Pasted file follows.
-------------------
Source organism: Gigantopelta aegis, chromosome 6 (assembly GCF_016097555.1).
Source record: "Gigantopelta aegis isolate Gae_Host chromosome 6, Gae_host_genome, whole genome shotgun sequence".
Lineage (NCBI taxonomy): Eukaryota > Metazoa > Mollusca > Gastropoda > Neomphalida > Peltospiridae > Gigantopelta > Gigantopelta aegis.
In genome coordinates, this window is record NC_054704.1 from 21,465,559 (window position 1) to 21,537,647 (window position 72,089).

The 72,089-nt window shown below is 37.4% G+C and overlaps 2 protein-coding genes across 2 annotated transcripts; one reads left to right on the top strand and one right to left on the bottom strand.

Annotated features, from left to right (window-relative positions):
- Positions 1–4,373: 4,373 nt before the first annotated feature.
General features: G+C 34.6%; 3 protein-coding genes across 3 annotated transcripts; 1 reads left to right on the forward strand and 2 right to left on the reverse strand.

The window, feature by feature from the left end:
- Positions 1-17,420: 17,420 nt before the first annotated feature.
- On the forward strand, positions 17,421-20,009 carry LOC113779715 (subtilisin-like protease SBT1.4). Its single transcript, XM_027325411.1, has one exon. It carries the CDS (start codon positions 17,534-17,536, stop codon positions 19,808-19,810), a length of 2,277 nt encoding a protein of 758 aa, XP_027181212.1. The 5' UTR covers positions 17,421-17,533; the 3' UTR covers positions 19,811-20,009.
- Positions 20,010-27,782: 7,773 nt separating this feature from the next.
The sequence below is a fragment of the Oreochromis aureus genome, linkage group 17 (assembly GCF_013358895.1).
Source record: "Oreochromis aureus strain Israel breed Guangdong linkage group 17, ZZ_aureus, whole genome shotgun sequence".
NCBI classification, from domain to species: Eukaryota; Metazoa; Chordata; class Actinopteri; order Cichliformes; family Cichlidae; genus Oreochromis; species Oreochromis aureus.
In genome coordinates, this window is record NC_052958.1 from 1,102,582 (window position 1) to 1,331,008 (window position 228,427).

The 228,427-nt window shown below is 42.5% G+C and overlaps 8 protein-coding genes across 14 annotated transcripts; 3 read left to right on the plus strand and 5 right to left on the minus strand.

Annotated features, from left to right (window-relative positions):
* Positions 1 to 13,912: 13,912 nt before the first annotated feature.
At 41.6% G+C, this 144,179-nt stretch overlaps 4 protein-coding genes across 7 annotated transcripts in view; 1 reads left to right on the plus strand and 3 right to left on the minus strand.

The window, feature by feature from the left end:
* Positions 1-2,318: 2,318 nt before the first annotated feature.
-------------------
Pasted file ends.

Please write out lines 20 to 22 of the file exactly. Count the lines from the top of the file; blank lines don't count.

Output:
At 41.6% G+C, this 144,179-nt stretch overlaps 4 protein-coding genes across 7 annotated transcripts in view; 1 reads left to right on the plus strand and 3 right to left on the minus strand.

The window, feature by feature from the left end:
* Positions 1-2,318: 2,318 nt before the first annotated feature.